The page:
Figure: Morphology of three lettuce varieties (Meravilla de Verano, Crispa and Lollo Rosso), treated with three light spectra at 200 PPFD. Picture acquired at harvesting time (30 DAT). Effects on color intensity (green index) and pigment composition will be deepen in next article.

Biochemical determination
At harvesting time, 30 days after transplanting, portion of leaf tissues of different theses were collected and stored in polyethylene bags at -20°C until processed. Extraction and quantification of total phenolic and flavonoid contents was conducted as described in Piovene et al. (2014). Antioxidant capacity was determined with the 1,1-diphenyl-2-picrylhydrazyl (DPPH) method as described by Floegel et al. (2011), in order to evaluate the additive and synergistic effects of all antioxidants rather than the effects of single compounds (Brighenti et al., 2005; Puchau et al., 2009).

In all lettuce varieties, leaves’ fresh weight was significantly increased by light treatments. Thesis A (110±34g) and C (112±42g) determined a better production in respect to B (90±34g) as showed in figure. Between three lettuce varieties, at 30 days after transplanting (DAT), Meravilla de Verano showed highest fresh biomass production with 135±28 grams per plants while Crispa and Lollo Rosso varieties had a production of 104±31g and 72±25g respectively. Dry:Fresh biomass ratio (DFr) revealed a opposite trend respect to total fresh food production: treatment B showed higher DFr with values of 1.34±0.15. These values were significantly different in respect to A (1.25±0.12 ) and C (1.10±0.98).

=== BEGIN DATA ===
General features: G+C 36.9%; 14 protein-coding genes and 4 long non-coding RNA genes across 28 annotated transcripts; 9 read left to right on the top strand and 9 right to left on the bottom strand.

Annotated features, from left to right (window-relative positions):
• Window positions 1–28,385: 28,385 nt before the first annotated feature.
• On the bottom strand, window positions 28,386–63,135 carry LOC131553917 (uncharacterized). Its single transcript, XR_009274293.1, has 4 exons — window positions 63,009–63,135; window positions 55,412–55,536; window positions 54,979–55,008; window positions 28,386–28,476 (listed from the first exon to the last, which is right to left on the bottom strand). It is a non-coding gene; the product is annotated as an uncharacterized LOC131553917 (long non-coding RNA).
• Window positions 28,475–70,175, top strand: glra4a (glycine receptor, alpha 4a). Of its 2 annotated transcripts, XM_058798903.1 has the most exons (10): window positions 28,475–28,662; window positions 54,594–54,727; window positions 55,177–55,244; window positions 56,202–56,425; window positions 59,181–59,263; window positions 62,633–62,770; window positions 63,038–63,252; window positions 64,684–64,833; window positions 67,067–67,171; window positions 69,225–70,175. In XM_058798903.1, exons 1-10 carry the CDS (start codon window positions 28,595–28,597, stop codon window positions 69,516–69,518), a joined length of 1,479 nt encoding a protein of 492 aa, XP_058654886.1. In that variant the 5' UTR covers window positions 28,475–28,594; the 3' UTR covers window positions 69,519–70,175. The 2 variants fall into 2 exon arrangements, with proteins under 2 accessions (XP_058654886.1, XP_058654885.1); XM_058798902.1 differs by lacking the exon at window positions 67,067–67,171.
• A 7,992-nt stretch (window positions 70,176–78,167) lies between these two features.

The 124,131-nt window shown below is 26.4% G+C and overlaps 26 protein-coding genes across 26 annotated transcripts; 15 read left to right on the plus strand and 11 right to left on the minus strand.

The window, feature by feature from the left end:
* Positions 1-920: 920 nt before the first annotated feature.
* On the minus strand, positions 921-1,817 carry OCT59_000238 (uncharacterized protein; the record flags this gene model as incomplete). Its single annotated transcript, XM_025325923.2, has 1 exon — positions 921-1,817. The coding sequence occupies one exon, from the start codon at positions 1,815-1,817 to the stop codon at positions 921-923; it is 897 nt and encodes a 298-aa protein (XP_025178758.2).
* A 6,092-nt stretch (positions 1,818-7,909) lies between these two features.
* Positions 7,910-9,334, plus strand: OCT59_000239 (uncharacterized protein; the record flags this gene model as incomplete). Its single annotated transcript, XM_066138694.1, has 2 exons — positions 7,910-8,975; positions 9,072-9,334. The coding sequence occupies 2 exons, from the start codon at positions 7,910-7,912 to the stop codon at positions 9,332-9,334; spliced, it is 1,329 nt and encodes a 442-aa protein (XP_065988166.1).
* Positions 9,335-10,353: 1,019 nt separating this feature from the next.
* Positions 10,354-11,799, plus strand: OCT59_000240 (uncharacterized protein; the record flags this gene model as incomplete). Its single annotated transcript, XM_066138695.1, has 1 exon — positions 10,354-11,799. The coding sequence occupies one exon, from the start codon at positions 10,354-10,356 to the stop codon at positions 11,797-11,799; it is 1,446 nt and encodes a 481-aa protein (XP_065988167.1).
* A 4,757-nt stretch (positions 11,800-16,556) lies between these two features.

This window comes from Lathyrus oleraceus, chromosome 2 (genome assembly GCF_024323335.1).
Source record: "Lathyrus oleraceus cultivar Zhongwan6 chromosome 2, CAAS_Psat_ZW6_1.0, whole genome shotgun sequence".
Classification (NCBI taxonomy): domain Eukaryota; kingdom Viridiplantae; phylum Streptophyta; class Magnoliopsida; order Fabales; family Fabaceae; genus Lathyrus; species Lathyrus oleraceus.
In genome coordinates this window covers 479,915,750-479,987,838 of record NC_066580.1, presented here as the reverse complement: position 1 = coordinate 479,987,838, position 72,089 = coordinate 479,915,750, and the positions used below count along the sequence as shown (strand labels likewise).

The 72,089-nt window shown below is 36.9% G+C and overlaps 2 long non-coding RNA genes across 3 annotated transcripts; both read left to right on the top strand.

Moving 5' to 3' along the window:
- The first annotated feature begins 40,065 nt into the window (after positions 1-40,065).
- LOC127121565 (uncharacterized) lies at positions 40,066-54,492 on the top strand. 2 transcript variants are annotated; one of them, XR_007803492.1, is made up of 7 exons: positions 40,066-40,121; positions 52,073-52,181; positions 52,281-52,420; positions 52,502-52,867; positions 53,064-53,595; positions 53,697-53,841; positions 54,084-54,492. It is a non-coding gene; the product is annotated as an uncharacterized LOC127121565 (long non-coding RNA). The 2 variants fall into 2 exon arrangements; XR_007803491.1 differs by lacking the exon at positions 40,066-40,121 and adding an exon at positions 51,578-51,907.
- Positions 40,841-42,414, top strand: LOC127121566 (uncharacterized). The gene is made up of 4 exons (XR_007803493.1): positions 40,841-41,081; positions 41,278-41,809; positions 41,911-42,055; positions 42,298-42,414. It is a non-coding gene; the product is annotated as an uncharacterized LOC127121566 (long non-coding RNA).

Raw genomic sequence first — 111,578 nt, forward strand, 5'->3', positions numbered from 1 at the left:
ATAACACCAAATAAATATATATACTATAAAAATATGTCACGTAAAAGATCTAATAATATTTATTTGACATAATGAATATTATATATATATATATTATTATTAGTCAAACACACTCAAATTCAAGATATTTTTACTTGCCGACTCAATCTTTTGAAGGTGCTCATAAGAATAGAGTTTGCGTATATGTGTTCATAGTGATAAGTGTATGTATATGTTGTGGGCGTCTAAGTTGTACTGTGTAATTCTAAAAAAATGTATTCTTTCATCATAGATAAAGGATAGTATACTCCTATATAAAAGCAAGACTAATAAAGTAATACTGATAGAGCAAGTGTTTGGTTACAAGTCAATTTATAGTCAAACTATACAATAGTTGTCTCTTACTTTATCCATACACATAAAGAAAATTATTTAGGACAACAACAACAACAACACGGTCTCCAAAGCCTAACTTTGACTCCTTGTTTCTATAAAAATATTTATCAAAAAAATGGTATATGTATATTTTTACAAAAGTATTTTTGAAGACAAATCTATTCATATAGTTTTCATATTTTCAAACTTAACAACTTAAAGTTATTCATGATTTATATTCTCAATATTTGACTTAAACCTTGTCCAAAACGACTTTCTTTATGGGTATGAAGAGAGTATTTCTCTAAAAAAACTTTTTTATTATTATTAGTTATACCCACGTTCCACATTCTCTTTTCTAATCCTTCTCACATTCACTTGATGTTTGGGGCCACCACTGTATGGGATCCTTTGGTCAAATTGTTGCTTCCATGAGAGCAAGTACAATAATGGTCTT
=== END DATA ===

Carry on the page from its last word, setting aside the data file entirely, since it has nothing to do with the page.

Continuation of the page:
Discussion: Light characteristics and physiological implications
An increasing interest for indoor growing within the urban area is reflected in a multiplication of commercial solutions making use of soilless systems and precision agriculture techniques (Massa et al., 2008; Poulet et al., 2014; Specht et al., 2014). Differently to artificial lighting technologies such as HPS and fluorescent lamps, LED lighting allows a concrete energy saving and to choose light spectrum for specific purposes (Ilieva et al., 2010). Continuous advancements in LED technology, allow in-depth research on physiology and biochemistry of plants, two sector of botany strictly correlated with the quality and quantity of the incident light (Horton, 2000; Poulet et al., 2014).

While red light is widely considered the visible spectral region with higher effects on the photosynthesis, the amount of blue required for different species is an ongoing question. Red wavelengths (600-700nm) contain the peak absorption of chlorophyll around 660nm (Massa, 2008). Photosystem I (PSI) and photosystem II (PSII) intercept photons respectively around 650nm (PSII) and 700nm (PSI) (Schopfer and Brennicke, 2010). Blue wavelengths (400-500nm) revealed a variety of important morphological (Blaaw and Blaauw-Jansen, 1970; Cosgrove, 1981), and physiological (Schwartz and Zeiger, 1984; Kinoshita et al., 2001; Horrer 2016; Wang et al., 2016) effects.